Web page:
In our lab, mass spectrometry is an essential part of preclinical immunology and in vitro research for drug discovery and development. The technique can provide in-depth information about the regulation of the immune system and the molecular mechanisms involved in immune responses. Mass spectrometry-based proteomics is used in immunology research to study protein expression, (sub)cellular localization, secretion, protein modifications, and interactions in immune cells upon activation by different stimuli.

Immundnz develops and applies bioanalytical methods for use in immune proteomics and biomarker analysis in preclinical research. Available techniques are mass spectrometry (LC-MS) and immunoassays (ELISA). We employ these techniques in combination with multivariate analysis for biomarker identification such as proteomics and biomarker quantification and validation studies, especially in immunology and infection.


Immundnz is your provider of immunoproteomics services, the study of proteins involved in the immune response. Mass spectrometry in combination with multivariate analysis is used to identify proteins that are modulated by a specific  drug, disease or infection in comparison to a control group. Other applications of immunoproteomics include the identification of potential protein targets of antibodies and monitor purification by these antibodies and the characterization of MHC binding peptides. Inflammasomes are critical for the clearance of pathogens and damaged cells but, if uncontrollable, can also be a driver of autoimmune disease. Using a proteomics approach, components of the innate immune system that regulate inflammasomes can be identified and studied.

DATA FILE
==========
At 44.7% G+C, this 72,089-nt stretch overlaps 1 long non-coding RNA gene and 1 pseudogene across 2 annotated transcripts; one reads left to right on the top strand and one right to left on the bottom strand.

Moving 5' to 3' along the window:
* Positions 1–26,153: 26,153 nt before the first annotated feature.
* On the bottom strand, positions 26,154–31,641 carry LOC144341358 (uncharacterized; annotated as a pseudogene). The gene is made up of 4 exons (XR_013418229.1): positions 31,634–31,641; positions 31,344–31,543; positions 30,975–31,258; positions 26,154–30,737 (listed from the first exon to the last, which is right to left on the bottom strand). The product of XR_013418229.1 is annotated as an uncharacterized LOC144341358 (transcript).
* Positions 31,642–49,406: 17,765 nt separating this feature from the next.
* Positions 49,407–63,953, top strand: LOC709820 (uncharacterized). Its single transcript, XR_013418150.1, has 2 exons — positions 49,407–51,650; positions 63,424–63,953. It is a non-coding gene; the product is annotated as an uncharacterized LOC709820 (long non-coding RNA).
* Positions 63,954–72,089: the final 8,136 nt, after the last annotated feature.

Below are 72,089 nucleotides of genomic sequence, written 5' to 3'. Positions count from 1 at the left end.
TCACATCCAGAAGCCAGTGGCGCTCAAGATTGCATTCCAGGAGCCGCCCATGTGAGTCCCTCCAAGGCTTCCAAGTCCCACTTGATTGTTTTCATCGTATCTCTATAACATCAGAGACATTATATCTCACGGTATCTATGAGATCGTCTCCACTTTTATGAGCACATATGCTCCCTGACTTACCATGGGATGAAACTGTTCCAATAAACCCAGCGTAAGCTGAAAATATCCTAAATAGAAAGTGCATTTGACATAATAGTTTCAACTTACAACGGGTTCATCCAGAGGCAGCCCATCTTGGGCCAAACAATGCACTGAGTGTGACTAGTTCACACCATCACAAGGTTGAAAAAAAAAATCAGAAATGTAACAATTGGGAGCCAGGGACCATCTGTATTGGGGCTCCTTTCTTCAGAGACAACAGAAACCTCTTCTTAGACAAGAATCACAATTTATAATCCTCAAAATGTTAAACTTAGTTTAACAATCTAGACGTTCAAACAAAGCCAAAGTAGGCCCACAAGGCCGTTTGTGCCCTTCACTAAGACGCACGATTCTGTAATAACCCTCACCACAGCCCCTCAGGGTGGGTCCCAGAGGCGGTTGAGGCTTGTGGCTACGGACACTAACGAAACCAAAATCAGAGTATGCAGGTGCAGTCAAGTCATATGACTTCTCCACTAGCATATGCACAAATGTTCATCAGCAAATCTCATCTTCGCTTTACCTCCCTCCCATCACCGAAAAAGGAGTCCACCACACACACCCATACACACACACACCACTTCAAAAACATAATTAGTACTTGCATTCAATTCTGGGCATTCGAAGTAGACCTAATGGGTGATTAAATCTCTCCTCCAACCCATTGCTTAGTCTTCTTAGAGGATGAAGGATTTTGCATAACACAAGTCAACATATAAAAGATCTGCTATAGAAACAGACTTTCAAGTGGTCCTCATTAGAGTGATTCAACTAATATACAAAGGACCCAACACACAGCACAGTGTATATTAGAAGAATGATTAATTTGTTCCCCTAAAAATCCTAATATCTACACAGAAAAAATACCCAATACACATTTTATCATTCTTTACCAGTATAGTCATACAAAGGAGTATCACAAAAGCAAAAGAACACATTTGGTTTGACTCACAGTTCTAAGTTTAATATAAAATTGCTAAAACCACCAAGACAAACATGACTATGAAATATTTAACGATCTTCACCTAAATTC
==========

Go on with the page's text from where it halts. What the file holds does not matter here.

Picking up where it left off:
The quantitative analysis of protein biomarkers is performed to study e.g. immune response as a result of disease- or drug-induced tissue damage, secondary pathology and immunogenicity. We have absolute quantification assays for RAGE and TLR2/4 receptor proteins. These can be used e.g. to study the release of intracellular proteins to the extracellular matrix in in vitro studies.